Sunday, January 2, 2005

GAZA CITY, Gaza Strip — On a weekend campaign swing through the Gaza Strip, Mahmoud Abbas alternately criticized Hamas rocket attacks on Israel and pledged not to forcefully disarm the militants who fired them.

The remarks, made amid new Israeli military incursions into the volatile strip, highlighted the delicate balancing act being played by the front-running presidential candidate as he lines up support a week before the Jan. 9 vote.

On Saturday, gun-toting militants carried Mr. Abbas on their shoulders through the southern border town of Rafah. Yesterday, he was in the northern Gaza Strip — an area being patrolled by Israeli tanks — demanding that the militants halt their Qassam rocket attacks on Israeli towns.

“I say to them, this is not the time for this kind of attack,” Mr. Abbas said in the Jabaliya refugee district, just a few miles from Beit Hanoun, where Israeli troops were hunting for the groups behind the attacks on the Israeli town of Sderot and a nearby kibbutz.

Ignoring the political risks of condemning the rocket attacks at a time when Israeli armored units are patrolling Gaza’s refugee camps, Mr. Abbas appears to be counting on the fact that many residents are weary of the fighting.

But while he criticizes the militarization of the Palestinian uprising, Mr. Abbas clearly is not ready for a head-on confrontation with Hamas or with militias from his own Fatah party.

“You have to give some allowance for Abu Mazen because he is not yet the president,” said Palestinian human rights activist Eyad Sarraj, using a popular nickname for Mr. Abbas.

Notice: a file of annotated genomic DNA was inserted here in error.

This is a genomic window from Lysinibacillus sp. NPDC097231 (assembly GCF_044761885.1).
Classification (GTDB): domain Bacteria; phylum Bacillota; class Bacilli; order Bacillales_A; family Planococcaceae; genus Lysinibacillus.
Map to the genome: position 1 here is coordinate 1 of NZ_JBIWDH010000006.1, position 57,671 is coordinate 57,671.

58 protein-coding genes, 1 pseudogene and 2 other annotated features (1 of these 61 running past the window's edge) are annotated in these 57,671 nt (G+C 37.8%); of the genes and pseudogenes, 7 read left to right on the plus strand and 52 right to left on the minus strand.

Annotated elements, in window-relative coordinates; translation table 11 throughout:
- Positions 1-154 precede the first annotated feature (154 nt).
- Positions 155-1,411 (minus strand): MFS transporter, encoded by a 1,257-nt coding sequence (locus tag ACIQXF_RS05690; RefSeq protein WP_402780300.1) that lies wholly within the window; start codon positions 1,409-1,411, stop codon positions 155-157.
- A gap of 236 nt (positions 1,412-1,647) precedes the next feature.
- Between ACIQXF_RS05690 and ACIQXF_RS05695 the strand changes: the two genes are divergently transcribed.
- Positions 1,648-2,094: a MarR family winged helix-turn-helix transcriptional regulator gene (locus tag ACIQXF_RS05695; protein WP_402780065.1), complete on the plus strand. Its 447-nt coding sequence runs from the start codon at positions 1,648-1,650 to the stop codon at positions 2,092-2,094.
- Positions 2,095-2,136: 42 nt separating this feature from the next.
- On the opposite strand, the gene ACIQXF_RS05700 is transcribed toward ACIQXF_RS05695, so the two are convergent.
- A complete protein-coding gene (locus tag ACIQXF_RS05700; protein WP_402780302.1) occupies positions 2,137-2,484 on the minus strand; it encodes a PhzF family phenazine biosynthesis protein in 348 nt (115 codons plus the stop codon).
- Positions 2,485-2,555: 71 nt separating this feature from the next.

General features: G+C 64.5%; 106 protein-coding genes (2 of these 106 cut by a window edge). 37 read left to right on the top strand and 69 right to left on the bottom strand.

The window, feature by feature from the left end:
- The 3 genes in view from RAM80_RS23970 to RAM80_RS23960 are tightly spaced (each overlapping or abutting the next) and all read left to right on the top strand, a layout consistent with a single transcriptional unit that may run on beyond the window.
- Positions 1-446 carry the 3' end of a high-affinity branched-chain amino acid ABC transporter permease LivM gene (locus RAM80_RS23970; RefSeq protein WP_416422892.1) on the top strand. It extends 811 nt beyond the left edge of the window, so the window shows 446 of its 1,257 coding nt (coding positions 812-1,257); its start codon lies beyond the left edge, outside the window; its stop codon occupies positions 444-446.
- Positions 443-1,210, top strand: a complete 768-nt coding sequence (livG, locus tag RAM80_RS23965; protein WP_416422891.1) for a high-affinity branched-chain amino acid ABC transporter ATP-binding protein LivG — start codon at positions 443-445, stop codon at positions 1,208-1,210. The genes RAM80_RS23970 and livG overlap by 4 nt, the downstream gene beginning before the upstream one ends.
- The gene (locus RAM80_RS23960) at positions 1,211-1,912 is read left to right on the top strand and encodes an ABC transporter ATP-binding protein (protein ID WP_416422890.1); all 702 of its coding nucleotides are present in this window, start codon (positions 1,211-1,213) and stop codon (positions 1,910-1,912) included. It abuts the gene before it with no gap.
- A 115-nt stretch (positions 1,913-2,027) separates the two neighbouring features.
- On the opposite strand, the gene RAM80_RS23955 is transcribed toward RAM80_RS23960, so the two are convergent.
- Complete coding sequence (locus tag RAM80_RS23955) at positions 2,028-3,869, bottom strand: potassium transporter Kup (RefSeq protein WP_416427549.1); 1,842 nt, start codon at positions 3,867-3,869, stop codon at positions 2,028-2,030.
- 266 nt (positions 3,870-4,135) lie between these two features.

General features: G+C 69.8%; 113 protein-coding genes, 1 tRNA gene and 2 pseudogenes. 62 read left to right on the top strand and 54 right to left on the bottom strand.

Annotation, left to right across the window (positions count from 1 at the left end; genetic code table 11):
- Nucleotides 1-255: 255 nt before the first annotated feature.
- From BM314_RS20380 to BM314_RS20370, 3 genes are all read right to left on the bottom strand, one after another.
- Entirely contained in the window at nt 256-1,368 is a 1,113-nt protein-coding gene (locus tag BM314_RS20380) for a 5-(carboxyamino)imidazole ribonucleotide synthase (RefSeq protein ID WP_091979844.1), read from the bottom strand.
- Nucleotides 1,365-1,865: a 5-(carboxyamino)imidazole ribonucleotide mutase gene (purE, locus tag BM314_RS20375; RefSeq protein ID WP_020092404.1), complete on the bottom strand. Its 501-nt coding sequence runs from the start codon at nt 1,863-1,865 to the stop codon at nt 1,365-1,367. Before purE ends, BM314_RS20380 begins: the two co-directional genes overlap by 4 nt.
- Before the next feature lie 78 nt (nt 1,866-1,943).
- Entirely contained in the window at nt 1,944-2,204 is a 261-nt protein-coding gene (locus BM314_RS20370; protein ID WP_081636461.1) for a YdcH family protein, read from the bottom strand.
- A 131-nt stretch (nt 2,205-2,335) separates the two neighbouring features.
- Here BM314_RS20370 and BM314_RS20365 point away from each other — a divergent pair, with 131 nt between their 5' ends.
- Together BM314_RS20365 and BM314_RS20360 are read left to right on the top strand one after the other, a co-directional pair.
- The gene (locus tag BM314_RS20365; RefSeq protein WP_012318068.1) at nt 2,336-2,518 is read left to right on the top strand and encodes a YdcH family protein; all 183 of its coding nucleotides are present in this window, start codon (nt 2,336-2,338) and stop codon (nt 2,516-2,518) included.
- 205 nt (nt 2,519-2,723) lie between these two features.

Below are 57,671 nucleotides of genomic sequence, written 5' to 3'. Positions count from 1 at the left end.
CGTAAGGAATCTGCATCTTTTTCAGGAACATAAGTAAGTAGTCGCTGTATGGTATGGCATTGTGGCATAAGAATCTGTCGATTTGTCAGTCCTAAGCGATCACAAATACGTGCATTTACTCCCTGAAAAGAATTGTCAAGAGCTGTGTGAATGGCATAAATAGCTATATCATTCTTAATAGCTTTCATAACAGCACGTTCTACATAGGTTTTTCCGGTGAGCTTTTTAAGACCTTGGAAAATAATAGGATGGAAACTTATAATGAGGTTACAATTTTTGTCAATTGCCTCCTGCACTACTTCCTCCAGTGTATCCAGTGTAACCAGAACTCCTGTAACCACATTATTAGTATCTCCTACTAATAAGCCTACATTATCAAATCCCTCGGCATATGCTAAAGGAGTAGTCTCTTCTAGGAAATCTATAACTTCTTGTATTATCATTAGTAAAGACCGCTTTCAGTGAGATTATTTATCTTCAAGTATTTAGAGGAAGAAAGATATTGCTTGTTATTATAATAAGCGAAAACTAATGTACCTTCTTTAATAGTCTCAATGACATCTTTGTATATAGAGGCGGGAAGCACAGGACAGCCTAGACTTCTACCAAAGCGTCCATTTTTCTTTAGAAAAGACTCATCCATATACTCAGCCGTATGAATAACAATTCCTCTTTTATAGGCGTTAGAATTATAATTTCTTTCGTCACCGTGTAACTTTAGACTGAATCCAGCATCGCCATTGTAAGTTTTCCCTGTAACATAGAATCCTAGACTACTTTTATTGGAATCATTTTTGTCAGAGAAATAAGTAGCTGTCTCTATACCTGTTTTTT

“He is not supported by a popular base. Today, he is playing with words. He is not living the life of the conflict here.”

To the residents of Gaza, where murals depicting militants line roads that have been torn up by Israeli tanks, Mr. Abbas comes across as an intellectual peace activist, Mr. Sarraj said.

Although opinion polls indicate he could garner as much as two thirds of the popular vote, the long-time deputy to Yasser Arafat understands that he needs to establish more rapport with the Palestinian street.

On Saturday, Mr. Abbas told the BBC that he would not use force against Hamas and would seek an agreement on a cease-fire with Israel instead. He said fighting among Palestinians is a “red line” that must not be crossed.

Hamas is boycotting the presidential race, leaving Mr. Abbas without a formidable challenger. The one-man race raises the possibility that the turnout could be lighter than the 80 percent participation in last week’s round of municipal voting.

That would detract from the popular mandate Mr. Abbas hopes will give him leverage in seeking peace talks with Israel and reforming Palestinian government.

Outside a grocery store on the outskirts of Gaza City over the weekend, supporters of Fatah’s militant wing, the Al Aqsa Martyrs Brigade, arranged a local rally in support of Mr. Abbas’ candidacy. The stage was decorated with the brigade’s yellow banner, featuring a hand grenade between crossed machine guns.

“We want to make a celebration,” said Ali Nassma, a 19-year-old Fatah activist, after speaking to the crowd. Mr. Nassma said the rally would invoke the memory of Palestinian “martyrs,” as well as that of Mr. Arafat, who died Nov. 11.

But in the streets of Jabaliya’s outdoor market, several Palestinians said they would not vote Sunday, questioning whether the election could end Israeli incursions and alleviate rampant poverty.

Even though Hamas is not contesting the election, it claims it will have a veto on any future policy decision regarding peace negotiations with Israel.

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